English Usage Guides: History, Advice, Attitudes

ISBN : 9780198808206

Ingrid Tieken-Boon van Ostade
240 Pages
156 x 234 mm
Pub date
Nov 2017
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This volume explores both historical and current issues in English usage guides or style manuals. Guides of this sort have a long history: while Fowler's Modern English Usage (1926) is one of the best known, the first English usage guide was published in the UK in 1770, and the first in the US in 1847. Today, new titles come out nearly every year, while older works are revised and reissued. Remarkably, however, the kind of usage problems that have been addressed over the years are very much the same, and attitudes towards them are slow to change - but they do change. The chapters in this book look at how and why these guides are compiled, and by whom; what sort of advice they contain; how they differ from grammars and dictionaries; how attitudes to usage change; and why institutions such as the BBC need their own style guide. The volume will appeal not only to researchers and students in sociolinguistics, but also to general readers with an interest in questions of usage and prescriptivism, language professionals such as teachers and editors, and language policy makers.


1 Ingrid Tieken-Boon van Ostade: Introduction
2 Robin Straaijer: The usage guide: Evolution of a genre
3 Pam Peters: The lexicography of English usage
4 Ingrid Tieken-Boon van Ostade: The King's English by Kingsley Amis: A publisher's project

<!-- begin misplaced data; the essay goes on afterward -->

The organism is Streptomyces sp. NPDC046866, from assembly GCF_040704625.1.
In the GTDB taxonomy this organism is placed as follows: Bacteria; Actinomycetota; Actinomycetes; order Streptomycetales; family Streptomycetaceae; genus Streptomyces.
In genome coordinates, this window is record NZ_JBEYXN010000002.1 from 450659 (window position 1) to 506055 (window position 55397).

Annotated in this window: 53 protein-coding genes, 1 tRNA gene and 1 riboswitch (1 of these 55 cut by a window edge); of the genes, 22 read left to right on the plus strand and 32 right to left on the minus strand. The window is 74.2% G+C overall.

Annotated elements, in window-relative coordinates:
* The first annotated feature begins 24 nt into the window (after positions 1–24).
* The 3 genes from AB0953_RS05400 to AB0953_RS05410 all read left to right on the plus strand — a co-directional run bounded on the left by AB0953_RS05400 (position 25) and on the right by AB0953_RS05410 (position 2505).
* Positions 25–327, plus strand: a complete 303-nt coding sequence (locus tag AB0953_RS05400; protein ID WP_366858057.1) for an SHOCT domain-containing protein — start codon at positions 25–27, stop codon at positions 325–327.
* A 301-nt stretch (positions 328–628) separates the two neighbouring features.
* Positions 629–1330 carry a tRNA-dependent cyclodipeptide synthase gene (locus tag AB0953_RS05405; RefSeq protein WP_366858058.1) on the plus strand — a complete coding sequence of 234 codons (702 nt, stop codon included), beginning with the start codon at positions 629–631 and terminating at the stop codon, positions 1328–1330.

5 Rebecca Gowers: Even more complete plain words
6 David Crystal: Punch as a satirical usage guide
7 Morana Lukač: From usage guides to language blogs
8 John Allen: Why does the BBC need a style guide?
9 Carmen Ebner: Attitudes to British usage
10 Viktorija Kostadinova: Usage problems in American English
11 Geoffrey K. Pullum: The usage game: Catering for perverts

About the author: 

Ingrid Tieken-Boon van Ostade is a member of the Royal Dutch Academy of Sciences and has a chair in English Sociohistorical Linguistics at Leiden University Centre for Linguistics. Her research interests include the final stages of English standardization - the codification of grammar and the rise and spread of prescriptivism - and the question of how grammar rules relate to actual usage. Her published work includes An Introduction to Late Modern English (Edinburgh University Press, 2009), and, with OUP, The Bishop's Grammar: Robert Lowth and the Rise of Prescriptivism (2011) and In Search of Jane Austen: The Language of the Letters (2014).

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